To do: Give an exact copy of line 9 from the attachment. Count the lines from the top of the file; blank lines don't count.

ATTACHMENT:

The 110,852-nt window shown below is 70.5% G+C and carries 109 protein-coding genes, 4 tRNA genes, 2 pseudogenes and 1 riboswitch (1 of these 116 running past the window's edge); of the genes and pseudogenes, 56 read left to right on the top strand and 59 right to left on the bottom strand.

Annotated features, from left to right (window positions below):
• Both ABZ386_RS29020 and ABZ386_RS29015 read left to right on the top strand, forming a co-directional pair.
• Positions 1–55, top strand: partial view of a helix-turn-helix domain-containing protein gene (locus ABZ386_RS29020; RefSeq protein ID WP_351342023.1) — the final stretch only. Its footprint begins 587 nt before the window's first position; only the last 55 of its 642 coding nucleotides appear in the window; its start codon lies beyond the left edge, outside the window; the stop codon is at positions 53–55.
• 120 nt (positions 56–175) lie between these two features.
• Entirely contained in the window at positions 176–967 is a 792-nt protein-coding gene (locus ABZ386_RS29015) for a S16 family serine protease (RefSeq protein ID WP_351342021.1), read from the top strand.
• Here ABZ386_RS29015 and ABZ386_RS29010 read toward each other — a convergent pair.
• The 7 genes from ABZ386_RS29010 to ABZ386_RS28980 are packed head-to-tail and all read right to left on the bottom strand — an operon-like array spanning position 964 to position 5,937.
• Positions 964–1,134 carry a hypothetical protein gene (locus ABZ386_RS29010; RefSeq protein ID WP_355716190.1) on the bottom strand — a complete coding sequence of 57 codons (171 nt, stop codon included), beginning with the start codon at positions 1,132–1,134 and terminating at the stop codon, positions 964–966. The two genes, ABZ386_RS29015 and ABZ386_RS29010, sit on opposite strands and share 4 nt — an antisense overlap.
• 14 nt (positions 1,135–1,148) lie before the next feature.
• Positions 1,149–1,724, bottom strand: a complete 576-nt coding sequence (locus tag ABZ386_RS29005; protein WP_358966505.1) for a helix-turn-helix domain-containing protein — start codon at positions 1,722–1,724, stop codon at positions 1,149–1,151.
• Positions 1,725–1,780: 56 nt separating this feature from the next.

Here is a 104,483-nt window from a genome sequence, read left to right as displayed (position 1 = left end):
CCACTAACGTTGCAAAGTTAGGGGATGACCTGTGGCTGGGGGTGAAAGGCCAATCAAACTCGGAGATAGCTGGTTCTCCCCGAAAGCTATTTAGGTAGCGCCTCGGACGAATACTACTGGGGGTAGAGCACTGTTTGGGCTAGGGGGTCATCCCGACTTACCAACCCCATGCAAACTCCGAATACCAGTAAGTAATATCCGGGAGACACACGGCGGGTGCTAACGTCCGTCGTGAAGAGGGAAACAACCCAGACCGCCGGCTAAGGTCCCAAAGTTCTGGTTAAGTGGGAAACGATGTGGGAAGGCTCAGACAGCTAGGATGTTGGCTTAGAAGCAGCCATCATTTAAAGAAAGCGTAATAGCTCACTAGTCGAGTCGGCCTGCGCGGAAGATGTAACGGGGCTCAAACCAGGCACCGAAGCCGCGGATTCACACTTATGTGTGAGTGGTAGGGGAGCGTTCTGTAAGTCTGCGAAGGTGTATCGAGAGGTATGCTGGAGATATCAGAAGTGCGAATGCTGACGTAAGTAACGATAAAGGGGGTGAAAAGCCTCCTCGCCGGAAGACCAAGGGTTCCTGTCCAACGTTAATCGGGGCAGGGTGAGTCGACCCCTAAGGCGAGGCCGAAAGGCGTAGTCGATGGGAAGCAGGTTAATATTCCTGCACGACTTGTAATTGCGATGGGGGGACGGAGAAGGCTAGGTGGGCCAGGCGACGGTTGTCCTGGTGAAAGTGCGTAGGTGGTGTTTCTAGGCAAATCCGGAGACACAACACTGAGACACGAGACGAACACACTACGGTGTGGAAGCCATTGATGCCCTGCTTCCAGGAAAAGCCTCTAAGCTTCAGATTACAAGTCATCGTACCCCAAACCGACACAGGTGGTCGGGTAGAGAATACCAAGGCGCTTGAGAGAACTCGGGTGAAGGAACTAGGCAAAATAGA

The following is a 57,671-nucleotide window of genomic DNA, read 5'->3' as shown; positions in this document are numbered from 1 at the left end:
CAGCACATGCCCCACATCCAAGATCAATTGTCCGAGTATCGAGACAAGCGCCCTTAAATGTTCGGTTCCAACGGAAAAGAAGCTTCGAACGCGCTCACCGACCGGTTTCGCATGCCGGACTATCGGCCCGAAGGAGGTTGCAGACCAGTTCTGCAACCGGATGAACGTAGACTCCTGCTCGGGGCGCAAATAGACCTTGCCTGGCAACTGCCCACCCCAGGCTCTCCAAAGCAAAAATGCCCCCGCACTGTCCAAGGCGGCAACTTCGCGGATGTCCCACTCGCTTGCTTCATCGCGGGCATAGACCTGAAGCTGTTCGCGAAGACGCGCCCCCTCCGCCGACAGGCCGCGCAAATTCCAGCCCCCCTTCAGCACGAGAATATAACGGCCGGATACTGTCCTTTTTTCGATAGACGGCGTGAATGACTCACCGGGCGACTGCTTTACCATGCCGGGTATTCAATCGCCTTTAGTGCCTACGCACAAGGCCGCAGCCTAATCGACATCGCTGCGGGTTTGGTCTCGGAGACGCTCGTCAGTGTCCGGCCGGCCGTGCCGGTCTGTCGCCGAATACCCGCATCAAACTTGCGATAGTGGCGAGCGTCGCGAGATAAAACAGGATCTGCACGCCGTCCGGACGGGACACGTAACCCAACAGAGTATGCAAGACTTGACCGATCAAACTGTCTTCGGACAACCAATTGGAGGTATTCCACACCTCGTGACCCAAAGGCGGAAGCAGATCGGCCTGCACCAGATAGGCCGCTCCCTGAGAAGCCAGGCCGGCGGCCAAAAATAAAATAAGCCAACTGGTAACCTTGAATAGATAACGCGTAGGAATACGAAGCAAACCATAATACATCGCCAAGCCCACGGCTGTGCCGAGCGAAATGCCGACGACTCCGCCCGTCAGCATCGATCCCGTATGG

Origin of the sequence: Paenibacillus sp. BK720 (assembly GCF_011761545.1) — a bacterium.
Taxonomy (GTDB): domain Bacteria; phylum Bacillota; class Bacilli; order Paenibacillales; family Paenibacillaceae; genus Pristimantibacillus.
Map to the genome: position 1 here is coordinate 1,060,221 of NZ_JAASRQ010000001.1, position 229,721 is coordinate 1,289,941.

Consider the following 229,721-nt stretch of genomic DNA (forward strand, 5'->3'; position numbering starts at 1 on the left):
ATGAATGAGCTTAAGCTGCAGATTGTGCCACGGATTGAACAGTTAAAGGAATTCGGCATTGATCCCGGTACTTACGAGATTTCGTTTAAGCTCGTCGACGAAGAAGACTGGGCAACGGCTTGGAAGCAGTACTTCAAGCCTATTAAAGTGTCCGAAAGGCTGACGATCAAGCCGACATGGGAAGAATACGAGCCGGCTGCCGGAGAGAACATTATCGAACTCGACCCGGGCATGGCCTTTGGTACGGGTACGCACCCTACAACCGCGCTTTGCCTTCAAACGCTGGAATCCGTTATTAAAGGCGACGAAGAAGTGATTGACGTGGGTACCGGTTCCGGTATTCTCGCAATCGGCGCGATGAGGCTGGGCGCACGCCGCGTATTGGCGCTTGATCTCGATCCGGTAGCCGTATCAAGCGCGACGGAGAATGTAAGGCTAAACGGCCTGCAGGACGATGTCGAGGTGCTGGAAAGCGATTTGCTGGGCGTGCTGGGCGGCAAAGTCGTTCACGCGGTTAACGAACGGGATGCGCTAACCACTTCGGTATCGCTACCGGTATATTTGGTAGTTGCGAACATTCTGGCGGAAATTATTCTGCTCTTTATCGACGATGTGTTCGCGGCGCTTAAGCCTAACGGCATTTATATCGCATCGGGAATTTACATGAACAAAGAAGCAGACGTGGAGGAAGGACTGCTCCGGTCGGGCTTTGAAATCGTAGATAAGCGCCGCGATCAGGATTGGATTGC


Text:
• Positions 964–1,134 carry a hypothetical protein gene (locus ABZ386_RS29010; RefSeq protein ID WP_355716190.1) on the bottom strand — a complete coding sequence of 57 codons (171 nt, stop codon included), beginning with the start codon at positions 1,132–1,134 and terminating at the stop codon, positions 964–966. The two genes, ABZ386_RS29015 and ABZ386_RS29010, sit on opposite strands and share 4 nt — an antisense overlap.